Well, we kind of expected big things from Huawei this year with its new phones, but only superlatives can be used for everything to do with the Huawei Mate X smart phone. In the lead up to the Mobile World Conference in Barcelona, Huawei showed off a phone that, at this stage, looks to be state-of-the-art in everything. (And those superlatives apply equally, as we’ll see, to the purchase price).
The High Points of the Huawei Mate X phone
Let’s organise our thinking first with a summary:
- The Mate X is foldable.
- When opened, the screen is a near square, 8 inches on the diagonal.
- The screen has no notches.
- When closed, the screen on one side is 6.6 inches, and the one on the other side it’s 6.38 inches.
- The screen folds with no gap between the two halves. It’s 11mm thick, folded.
- When it’s open to tablet mode, it’s 5.4mm thick over the screen area, swelling to 11mm thick only on one edge.
- The Mate X is a 5G phone.
- It supports two SIMs, one 5G and the other 4G.
- It has a large battery and fast charging – 85% filled in half an hour.
- The phone will be available in any colour, so long as it’s “Interstellar Blue”.
Let’s look at these points a little more closely.
The display uses flexible OLED technology. When open, it has an 8 inch diagonal with an aspect ratio of 8:7.1. The resolution of this giant screen is 2,480 pixels across by 2,200 vertically. Closed, the screen wraps around both front and back, along with one edge. The main face in this arrangement features a 6.6 inch display, while the other side has a 6.38 inch display.
When it’s closed, the phone detects which way around it is and only uses the top side to display things. In one cool demo, the Huawei Mate X was running the YouTube app with a video across the top of the open screen, looking very classy. The Huawei executive folded the screen back and as it approached being fully folded, the screen went blank for an instant, then resumed in normal portrait orientation phone mode.
I will note that for me at least, it was slightly disconcerting to see operating video running on a screen as it was being folded.
Well, not quite folded. This display technology is flexible, not foldable. The phone is foldable, but the screen is on the outside, so the minimum bend radius to which it is subject is more than 5mm. The phone measures 11mm thick when folded. That’s quite the advance on the 17mm of another recent folding phone release.
Huawei did a lot of work to get the phone to fold in a particular way. It did not want a gap between the two halves when it was closed. It wanted them to be against each other, without even a paper’s width between them, the touching surfaces perfectly parallel. At the bend, the screen needed to be supported so that the flex was even across the bending section. And if you bend a book, you’ll notice that the edges of the pages form a kind of wedge as they slide across each other, the radius of each of the stacked leaves being different to those of the others. All that made hinge design rather more complicated that one would think.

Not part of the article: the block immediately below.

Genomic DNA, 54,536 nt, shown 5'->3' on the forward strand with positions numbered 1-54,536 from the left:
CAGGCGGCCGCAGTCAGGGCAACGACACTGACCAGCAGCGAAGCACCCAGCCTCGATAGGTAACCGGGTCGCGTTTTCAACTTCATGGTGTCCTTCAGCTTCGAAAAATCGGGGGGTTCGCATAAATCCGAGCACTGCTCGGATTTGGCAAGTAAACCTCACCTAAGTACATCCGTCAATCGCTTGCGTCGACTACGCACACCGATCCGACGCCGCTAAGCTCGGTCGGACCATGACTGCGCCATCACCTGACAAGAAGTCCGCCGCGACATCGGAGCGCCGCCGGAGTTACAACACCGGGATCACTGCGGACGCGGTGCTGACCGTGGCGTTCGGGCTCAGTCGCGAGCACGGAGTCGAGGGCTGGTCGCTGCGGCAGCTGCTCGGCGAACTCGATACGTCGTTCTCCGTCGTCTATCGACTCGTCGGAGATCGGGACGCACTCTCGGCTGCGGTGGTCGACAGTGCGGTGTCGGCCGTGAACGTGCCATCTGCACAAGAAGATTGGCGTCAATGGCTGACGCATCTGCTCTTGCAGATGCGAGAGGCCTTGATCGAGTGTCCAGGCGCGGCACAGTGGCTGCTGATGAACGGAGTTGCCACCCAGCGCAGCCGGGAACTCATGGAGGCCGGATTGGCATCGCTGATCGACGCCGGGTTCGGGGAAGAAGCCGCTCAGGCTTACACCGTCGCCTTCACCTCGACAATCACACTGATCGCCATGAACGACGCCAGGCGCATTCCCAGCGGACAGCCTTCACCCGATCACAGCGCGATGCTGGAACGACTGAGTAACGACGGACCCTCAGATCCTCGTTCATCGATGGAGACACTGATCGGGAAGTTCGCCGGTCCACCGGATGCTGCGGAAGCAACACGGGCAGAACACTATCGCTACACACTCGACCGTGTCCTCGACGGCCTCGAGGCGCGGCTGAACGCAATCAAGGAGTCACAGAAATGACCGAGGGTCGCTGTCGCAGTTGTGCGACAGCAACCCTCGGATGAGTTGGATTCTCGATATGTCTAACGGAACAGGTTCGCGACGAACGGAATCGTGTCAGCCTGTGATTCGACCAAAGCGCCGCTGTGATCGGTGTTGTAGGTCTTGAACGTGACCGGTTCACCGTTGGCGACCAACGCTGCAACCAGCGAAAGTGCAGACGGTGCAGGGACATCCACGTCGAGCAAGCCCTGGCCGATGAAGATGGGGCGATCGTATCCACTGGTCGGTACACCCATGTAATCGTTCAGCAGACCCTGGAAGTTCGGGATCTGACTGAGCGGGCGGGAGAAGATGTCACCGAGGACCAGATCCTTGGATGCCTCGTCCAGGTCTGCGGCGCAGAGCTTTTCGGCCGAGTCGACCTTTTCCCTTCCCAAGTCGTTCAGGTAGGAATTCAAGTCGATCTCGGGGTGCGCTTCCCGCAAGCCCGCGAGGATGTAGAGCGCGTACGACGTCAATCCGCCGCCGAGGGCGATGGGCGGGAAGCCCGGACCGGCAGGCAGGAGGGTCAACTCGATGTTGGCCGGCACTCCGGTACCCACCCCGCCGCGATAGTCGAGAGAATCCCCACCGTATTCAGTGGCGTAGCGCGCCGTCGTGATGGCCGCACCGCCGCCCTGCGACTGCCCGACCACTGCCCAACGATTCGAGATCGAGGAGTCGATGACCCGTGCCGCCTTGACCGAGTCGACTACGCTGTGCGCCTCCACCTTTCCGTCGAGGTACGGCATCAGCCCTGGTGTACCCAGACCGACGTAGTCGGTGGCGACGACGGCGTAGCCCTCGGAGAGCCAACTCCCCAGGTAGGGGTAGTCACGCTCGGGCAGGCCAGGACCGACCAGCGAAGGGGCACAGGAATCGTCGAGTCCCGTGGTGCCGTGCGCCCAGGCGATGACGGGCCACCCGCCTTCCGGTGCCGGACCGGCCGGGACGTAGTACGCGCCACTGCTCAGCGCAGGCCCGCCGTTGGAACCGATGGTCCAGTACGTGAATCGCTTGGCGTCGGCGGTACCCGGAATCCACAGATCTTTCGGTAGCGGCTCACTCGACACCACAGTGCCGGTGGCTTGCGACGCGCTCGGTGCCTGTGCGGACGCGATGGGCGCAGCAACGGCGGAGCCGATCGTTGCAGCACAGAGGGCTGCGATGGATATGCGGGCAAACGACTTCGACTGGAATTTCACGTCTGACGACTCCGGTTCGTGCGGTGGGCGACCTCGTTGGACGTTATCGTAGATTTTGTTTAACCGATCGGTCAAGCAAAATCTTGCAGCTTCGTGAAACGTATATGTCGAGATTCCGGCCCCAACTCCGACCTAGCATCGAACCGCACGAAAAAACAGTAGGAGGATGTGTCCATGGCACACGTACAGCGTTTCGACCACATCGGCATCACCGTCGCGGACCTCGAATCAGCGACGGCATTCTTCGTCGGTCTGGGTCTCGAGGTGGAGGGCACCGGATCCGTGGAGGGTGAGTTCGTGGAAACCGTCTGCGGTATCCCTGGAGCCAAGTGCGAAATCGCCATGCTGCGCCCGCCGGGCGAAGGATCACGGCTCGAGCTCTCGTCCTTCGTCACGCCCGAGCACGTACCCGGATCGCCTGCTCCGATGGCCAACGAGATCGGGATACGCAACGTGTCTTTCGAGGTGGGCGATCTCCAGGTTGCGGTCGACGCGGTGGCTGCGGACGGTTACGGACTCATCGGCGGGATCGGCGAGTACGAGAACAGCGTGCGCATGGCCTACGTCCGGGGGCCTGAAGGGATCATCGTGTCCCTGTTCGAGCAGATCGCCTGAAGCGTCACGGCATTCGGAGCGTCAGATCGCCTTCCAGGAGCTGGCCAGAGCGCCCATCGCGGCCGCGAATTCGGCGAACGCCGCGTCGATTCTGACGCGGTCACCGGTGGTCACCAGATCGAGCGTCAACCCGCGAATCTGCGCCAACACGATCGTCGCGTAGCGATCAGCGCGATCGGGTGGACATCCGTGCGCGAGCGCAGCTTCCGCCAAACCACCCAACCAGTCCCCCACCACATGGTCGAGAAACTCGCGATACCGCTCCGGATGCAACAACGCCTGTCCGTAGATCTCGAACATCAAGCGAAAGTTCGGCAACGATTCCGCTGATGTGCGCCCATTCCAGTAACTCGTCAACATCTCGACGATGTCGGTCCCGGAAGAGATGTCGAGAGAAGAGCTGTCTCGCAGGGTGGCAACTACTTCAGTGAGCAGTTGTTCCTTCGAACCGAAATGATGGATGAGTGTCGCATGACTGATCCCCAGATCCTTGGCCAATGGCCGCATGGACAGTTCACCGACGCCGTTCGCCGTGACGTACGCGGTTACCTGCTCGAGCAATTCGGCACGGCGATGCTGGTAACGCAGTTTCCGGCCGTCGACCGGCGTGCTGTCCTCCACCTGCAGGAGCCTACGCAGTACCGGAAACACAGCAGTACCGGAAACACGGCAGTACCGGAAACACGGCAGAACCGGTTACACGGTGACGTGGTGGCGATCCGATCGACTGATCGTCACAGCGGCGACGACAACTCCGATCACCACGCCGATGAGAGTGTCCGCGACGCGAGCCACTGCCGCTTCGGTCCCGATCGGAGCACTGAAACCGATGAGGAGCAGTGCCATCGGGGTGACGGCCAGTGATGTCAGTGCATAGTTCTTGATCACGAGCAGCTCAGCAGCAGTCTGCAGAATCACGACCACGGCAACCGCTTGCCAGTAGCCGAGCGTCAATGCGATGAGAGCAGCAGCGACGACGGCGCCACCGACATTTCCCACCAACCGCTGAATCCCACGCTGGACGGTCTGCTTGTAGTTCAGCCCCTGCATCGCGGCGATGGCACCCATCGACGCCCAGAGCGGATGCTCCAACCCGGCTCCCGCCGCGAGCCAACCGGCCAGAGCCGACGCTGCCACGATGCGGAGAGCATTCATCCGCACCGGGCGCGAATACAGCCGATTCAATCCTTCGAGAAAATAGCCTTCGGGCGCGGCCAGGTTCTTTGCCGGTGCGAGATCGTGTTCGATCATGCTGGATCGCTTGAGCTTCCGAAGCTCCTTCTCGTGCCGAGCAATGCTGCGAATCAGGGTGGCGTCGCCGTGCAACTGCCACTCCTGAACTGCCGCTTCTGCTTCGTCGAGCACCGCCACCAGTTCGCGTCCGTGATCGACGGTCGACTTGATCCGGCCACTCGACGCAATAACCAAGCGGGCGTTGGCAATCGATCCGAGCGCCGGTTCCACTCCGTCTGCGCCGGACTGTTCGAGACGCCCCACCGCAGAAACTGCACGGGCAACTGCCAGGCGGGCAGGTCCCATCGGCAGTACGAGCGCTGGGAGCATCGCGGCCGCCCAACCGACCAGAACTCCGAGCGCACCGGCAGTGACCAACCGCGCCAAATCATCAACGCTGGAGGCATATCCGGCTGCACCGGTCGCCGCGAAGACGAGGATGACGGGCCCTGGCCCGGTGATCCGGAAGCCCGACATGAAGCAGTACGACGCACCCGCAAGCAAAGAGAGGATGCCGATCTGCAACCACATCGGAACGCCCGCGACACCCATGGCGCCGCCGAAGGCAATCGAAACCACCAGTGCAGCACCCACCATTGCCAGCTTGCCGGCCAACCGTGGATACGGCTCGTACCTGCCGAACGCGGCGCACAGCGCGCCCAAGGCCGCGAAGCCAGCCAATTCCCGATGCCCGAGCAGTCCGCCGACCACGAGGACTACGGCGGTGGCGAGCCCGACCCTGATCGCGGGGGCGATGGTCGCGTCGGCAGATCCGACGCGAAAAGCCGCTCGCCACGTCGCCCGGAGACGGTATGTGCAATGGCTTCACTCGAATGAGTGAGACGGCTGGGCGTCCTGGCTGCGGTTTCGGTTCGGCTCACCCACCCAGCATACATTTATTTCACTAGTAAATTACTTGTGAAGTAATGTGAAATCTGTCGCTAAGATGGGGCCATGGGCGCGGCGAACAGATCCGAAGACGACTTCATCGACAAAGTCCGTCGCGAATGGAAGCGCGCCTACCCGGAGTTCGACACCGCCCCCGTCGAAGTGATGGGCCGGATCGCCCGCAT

In the end, it developed a new, very complex hinging system that uses more than one hundred parts to manage all those requirements. It calls this a Falcon Wing Mechanical Hinge.
The ability to have the two halves mate neatly against each other without a gap is what allows the relatively thin 11mm to be achieved. And it’s that which allows the Huawei Mate X to slip neatly into a pocket, rather than create an unsightly lump.
I paid close attention to the whether there was any bubbling or other damage due to flexing of the screen. With the two prototype units I could inspect reasonably closely (but not touch!), I could see the section around the fold seemed to be raised slightly compared to the rest. But I could only see that with the screen switched off, and even then only at an angle. Looking face on, as the user would, the surface looked perfect.
I feel certain that when the production phone is released, Huawei will tell us how it has employed machines to open and close test phones tens, perhaps hundreds, of thousands of times, proving longevity.
The phone comes with 8GB of working memory and 512GB of storage. It runs the Kirin 980 processor. And that is accompanied by Huawei’s Balong 5000 5G chip. You can read our thoughts on the Balong 5000 here. Huawei naturally reckons it’s the best 5G solution on the market. It says that with the four antennae built into the Huawei Mate X, it supports downloads of up to 4.6Gbps using the sub-6GHz bands. That, it says, is twice the throughput available from phones using the Snapdragon X50 and Exynos 5100 5G solutions. It says upload speeds using the sub-6GHz bands are up to 2.5Gbps. For the millimetres bands, it puts the respective speeds at 6.5 and 3.5Gbps.
Huawei also said that the competition’s 5G modems are NSA-only, whereas the Balong 5000 also supports SA. The first stands for “Non-Standalone” operation, and that denotes “5G networks … supported by existing 4G infrastructure”. SA – “Standalone” – is where 5G is headed. That will mean that all the infrastructure is 5G-ready, and this will realise the full potential of 5G, including Ultra-Reliable Low Latency Communications.
The Huawei Mate X is not the only 5G phone the company plans to release this year. It is also planning a 5G version of the Huawei Mate 20 X, a more conventional phone, but with a massive 7.2 inch screen. The current non-5G version isn’t available in Australia.